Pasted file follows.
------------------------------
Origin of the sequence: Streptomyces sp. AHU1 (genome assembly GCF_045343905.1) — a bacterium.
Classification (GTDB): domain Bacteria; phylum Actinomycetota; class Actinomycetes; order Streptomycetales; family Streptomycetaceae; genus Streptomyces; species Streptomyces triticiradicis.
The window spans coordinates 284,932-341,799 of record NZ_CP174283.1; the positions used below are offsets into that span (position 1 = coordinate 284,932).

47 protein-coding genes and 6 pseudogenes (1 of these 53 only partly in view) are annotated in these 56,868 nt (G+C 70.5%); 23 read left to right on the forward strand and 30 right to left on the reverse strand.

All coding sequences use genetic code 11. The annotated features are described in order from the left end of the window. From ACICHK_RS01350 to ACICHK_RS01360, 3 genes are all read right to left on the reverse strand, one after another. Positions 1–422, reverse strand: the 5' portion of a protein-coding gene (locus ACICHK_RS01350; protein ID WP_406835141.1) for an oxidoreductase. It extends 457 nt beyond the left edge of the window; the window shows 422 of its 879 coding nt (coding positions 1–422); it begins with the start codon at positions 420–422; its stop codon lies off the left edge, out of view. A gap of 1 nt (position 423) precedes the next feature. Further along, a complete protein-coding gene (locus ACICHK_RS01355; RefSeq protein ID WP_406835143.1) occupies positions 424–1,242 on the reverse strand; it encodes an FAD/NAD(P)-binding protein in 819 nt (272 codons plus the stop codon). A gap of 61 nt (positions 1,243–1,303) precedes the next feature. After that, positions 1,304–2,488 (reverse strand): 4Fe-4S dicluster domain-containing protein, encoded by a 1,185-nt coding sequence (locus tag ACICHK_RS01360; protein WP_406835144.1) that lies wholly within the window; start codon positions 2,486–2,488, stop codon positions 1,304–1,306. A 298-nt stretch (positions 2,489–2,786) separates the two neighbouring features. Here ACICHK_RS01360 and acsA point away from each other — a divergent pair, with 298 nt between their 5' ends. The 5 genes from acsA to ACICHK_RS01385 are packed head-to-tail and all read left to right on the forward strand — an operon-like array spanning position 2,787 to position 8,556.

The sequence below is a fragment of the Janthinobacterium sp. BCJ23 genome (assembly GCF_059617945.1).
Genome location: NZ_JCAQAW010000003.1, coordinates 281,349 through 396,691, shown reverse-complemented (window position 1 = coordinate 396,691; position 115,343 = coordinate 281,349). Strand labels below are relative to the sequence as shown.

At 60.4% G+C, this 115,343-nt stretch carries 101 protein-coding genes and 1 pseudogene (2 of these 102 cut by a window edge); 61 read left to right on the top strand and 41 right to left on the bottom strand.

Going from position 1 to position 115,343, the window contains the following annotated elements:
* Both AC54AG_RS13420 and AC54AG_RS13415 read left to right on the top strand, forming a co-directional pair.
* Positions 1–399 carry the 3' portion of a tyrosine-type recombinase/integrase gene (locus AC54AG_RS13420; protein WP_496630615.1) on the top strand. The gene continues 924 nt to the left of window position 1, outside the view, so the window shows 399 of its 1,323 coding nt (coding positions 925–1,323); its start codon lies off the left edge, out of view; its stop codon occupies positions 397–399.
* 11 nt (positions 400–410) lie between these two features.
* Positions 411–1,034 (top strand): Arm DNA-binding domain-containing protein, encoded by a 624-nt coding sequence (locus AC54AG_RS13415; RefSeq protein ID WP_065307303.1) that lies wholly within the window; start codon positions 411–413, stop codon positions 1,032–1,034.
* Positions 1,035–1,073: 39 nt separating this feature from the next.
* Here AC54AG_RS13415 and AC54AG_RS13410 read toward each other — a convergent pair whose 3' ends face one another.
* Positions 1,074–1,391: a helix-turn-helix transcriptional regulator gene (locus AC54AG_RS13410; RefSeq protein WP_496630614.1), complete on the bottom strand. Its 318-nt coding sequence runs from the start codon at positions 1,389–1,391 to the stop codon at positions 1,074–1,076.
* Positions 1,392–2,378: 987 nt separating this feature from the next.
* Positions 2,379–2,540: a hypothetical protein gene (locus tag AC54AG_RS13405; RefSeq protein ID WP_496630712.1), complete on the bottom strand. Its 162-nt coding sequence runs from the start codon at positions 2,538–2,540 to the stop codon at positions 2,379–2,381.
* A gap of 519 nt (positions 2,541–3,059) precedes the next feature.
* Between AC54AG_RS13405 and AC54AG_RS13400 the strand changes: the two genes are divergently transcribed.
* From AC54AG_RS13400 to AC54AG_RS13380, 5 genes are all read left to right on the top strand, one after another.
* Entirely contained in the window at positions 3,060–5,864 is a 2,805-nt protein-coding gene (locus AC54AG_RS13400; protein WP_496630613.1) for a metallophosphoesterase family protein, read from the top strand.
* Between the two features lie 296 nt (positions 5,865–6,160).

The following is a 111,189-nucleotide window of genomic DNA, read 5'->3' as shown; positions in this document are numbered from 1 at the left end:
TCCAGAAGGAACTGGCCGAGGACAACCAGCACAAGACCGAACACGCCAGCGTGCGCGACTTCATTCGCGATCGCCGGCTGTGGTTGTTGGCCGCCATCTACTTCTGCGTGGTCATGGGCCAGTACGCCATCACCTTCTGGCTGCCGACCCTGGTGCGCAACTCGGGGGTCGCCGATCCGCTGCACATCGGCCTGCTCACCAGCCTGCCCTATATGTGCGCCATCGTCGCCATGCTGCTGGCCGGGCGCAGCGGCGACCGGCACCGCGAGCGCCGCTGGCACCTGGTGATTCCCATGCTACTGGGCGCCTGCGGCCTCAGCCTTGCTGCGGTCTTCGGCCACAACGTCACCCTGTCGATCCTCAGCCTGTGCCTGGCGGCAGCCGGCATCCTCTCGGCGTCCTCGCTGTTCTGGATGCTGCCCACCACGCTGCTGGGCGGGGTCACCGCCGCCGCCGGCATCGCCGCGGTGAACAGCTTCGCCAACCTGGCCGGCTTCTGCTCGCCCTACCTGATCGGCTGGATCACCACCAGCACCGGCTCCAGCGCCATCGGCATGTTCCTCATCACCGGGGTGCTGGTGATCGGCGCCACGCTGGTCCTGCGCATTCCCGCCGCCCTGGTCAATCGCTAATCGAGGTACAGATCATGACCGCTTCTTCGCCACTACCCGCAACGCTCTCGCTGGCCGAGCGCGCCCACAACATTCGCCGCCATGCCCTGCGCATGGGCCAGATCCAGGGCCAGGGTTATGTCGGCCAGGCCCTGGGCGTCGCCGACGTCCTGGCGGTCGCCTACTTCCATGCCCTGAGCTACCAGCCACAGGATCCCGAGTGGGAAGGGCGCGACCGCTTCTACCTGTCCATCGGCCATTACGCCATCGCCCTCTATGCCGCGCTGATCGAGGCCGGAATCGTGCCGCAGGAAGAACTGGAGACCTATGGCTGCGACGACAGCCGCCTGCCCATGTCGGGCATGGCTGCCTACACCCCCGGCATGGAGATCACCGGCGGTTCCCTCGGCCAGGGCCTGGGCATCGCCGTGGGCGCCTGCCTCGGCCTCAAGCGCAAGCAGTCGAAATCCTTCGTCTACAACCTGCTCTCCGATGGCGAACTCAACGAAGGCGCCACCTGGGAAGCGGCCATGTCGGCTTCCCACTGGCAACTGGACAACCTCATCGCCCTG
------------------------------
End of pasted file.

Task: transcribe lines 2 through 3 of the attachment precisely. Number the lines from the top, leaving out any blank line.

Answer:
Classification (GTDB): domain Bacteria; phylum Actinomycetota; class Actinomycetes; order Streptomycetales; family Streptomycetaceae; genus Streptomyces; species Streptomyces triticiradicis.
The window spans coordinates 284,932-341,799 of record NZ_CP174283.1; the positions used below are offsets into that span (position 1 = coordinate 284,932).